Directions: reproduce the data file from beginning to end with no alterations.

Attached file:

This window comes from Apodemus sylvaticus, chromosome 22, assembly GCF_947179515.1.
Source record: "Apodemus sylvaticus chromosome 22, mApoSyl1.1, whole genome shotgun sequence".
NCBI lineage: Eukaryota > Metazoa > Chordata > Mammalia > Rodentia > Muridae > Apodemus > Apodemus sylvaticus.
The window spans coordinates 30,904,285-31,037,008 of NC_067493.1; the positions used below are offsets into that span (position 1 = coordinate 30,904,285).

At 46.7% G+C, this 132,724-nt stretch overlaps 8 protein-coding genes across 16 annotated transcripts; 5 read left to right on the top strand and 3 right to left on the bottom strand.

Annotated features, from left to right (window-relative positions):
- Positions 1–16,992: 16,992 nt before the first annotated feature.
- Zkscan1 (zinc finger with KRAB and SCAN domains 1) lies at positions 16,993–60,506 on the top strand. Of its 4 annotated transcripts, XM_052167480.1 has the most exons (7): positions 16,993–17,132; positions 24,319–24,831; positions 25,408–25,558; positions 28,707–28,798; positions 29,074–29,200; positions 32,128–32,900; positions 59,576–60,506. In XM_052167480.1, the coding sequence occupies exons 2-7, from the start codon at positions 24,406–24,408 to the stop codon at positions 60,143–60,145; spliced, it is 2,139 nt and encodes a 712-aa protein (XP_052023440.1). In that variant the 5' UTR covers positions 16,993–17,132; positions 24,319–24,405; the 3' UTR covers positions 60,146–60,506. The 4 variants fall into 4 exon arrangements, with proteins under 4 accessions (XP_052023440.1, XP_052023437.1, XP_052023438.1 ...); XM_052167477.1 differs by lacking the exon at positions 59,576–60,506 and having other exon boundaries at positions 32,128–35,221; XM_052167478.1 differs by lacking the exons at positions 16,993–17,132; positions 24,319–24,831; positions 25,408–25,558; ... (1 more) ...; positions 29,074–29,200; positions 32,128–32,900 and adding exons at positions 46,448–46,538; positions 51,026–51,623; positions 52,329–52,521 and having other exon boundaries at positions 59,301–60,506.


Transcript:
This window comes from Apodemus sylvaticus, chromosome 22, assembly GCF_947179515.1.
Source record: "Apodemus sylvaticus chromosome 22, mApoSyl1.1, whole genome shotgun sequence".
NCBI lineage: Eukaryota > Metazoa > Chordata > Mammalia > Rodentia > Muridae > Apodemus > Apodemus sylvaticus.
The window spans coordinates 30,904,285-31,037,008 of NC_067493.1; the positions used below are offsets into that span (position 1 = coordinate 30,904,285).

At 46.7% G+C, this 132,724-nt stretch overlaps 8 protein-coding genes across 16 annotated transcripts; 5 read left to right on the top strand and 3 right to left on the bottom strand.

Annotated features, from left to right (window-relative positions):
- Positions 1–16,992: 16,992 nt before the first annotated feature.
- Zkscan1 (zinc finger with KRAB and SCAN domains 1) lies at positions 16,993–60,506 on the top strand. Of its 4 annotated transcripts, XM_052167480.1 has the most exons (7): positions 16,993–17,132; positions 24,319–24,831; positions 25,408–25,558; positions 28,707–28,798; positions 29,074–29,200; positions 32,128–32,900; positions 59,576–60,506. In XM_052167480.1, the coding sequence occupies exons 2-7, from the start codon at positions 24,406–24,408 to the stop codon at positions 60,143–60,145; spliced, it is 2,139 nt and encodes a 712-aa protein (XP_052023440.1). In that variant the 5' UTR covers positions 16,993–17,132; positions 24,319–24,405; the 3' UTR covers positions 60,146–60,506. The 4 variants fall into 4 exon arrangements, with proteins under 4 accessions (XP_052023440.1, XP_052023437.1, XP_052023438.1 ...); XM_052167477.1 differs by lacking the exon at positions 59,576–60,506 and having other exon boundaries at positions 32,128–35,221; XM_052167478.1 differs by lacking the exons at positions 16,993–17,132; positions 24,319–24,831; positions 25,408–25,558; ... (1 more) ...; positions 29,074–29,200; positions 32,128–32,900 and adding exons at positions 46,448–46,538; positions 51,026–51,623; positions 52,329–52,521 and having other exon boundaries at positions 59,301–60,506.